What Presstek wanted to communicate about direct imaging (DI) equipment at Graph Expo is that a press that can image its own plates is no longer perceived as a “niche” machine but as an essential contributor to a busy plant’s productivity. Presstek says the reason why its waterless DI presses can be found in many pressrooms where half-size and full-size presses predominate is that a DI press is an exceptionally handy thing to have in these high-volume environments: it enables the plant to profit from short-run, small-format work without having to tie up the bigger machines to get the work done.
The company conducts 28 road-show presentations per year to spread this perception among users of both conventional and digital presses. At Graph Expo, Presstek showcased the Presstek 52DI, a 20.47" x 14.76" landscape-format digital offset press that offers, according to the manufacturer, the lowest average cost per page in the 250- to 10,000-impression range. In support of the claim, Presstek cited market research concluding that on average, a typical job on a Presstek 52DI costs half as much per page as a comparable job run on a high-volume, toner-based digital device, and is 13 percent more profitable than conventional offset.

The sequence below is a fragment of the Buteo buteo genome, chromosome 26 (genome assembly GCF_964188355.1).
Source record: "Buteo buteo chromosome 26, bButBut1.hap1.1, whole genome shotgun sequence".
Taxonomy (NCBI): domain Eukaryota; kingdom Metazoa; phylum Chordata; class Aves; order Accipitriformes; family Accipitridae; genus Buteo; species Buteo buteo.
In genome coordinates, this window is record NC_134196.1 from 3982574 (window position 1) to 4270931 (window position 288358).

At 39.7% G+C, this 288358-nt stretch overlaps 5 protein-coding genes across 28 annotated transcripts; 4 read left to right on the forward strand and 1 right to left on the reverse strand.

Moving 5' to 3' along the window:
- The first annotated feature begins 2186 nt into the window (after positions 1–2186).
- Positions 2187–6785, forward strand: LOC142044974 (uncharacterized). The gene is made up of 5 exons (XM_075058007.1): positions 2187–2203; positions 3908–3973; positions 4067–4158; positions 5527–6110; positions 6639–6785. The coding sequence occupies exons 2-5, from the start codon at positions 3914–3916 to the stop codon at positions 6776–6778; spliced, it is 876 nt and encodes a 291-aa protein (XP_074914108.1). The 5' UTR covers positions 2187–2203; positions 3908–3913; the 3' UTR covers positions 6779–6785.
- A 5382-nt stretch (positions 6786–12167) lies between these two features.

Also promoted was the Presstek 34DI, a portrait-format digital offset press that produces up to 7,000 13.39 x 18.11" sheets per hour. Additionally, the company drew attention to the environmental benefits of the DI process in both presses: chemistry-free, thermal laser plate imaging; elimination of fountain solution; extremely sparing use of solvents for washups; ability to run soy-based waterless offset ink; and reduced paper waste by eliminating ink/water balance and via four-color laydown without sheet transfer (owing to the towerless, central-impression-cylinder design of the press).